The idea with rotational safeguard is that the vibration of nearby disks can throw the heads off-track. The safeguard is a sensor arrangement in the disk that detects the external vibration and compensates for it. It has nothing to do with acoustic noise. I'm not sure how much a difference it actually makes.
5400 rpm drives are a bit slower, if you install the earx into your desktop you will see speeds around 100 megabytes a second. They are of course cheaper, use less power, and run cooler. Folks here indicate the the performance drop is relatively small (maybe 10% at most).
You will see no performance boost with SATA 3. There aren't any mechanical drives that are fast enough to outpace SATA 2.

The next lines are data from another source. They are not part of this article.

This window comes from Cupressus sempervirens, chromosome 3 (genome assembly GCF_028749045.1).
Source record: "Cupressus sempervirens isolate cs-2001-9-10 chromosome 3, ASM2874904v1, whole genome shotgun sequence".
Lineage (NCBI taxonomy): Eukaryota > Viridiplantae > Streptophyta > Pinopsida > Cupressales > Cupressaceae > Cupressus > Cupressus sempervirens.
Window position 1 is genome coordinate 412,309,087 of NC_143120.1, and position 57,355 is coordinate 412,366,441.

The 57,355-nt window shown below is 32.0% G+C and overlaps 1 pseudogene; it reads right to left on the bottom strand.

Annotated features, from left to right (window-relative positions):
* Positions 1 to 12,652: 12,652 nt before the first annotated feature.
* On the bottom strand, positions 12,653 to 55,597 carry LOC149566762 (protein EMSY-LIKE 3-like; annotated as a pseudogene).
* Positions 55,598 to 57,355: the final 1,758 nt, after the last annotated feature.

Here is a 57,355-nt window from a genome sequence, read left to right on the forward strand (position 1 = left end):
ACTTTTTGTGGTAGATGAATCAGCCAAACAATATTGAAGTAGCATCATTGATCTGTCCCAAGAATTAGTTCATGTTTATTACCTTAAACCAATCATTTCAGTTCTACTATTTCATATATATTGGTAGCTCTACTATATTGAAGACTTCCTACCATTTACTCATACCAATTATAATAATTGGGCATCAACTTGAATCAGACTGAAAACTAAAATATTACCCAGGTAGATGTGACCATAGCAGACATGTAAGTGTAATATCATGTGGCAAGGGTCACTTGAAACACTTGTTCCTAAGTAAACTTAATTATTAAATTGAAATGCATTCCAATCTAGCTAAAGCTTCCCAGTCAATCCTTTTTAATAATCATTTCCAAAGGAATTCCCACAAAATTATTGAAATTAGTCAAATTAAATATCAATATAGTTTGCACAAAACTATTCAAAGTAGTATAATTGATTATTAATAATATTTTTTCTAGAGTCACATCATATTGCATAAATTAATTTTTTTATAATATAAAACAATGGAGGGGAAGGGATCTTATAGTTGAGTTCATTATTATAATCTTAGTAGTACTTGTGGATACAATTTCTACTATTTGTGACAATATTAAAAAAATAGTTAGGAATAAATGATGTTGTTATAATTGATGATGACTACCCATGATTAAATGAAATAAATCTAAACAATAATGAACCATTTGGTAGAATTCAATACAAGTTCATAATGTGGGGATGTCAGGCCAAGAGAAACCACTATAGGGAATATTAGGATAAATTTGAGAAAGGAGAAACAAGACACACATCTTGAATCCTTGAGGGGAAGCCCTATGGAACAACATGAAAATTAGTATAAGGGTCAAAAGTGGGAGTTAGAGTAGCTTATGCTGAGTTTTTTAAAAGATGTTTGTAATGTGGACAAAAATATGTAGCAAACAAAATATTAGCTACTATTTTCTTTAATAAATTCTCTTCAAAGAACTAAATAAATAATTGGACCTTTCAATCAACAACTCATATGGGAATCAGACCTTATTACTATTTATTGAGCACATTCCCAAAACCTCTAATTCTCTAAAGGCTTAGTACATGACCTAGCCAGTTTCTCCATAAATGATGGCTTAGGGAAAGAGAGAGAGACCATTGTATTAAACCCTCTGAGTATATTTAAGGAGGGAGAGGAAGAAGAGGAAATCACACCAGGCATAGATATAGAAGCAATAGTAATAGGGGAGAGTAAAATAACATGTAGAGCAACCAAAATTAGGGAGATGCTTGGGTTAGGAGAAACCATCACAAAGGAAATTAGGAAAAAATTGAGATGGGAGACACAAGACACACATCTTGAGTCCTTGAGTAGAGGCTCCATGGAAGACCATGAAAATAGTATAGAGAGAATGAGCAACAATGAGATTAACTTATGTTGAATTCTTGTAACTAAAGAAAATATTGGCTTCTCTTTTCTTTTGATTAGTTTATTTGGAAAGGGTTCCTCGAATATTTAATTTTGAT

Whether 3 TB drives are worth the extra expense is an interesting question.
-On new installations, you need fewer drives to get the same space. Drives fail of course. If reliability is equal you will need fewer replacements over time if you go with fewer large drives. Since 3TB prices are dropping this could save you money in the long run. Also, if you leave a spare slot then you can add capacity without needing to discard/re-purpose a working smaller drive.
-On upgrades, once the chassis is full your only option is to replace a smaller drive with a larger drive. If you have 1 TB drives today, it is already about the same cost (per added gigabyte) to upgrade to 3 TB instead of 2 TB. If you have 1.5 TB drives today, it is actually cheaper (per added gigabyte) to upgrade to 3 TB.
Overall, I figure its a wash today with the cost advantage shifting to 3 TB soon. With my pro 6, I had four 1.5 TB drives already in hand, I augmented that with 2 3TB drives. (The 3TB are 5400 rpm btw). As the 1.5 TB drives age, I'll replace them with 3 TB.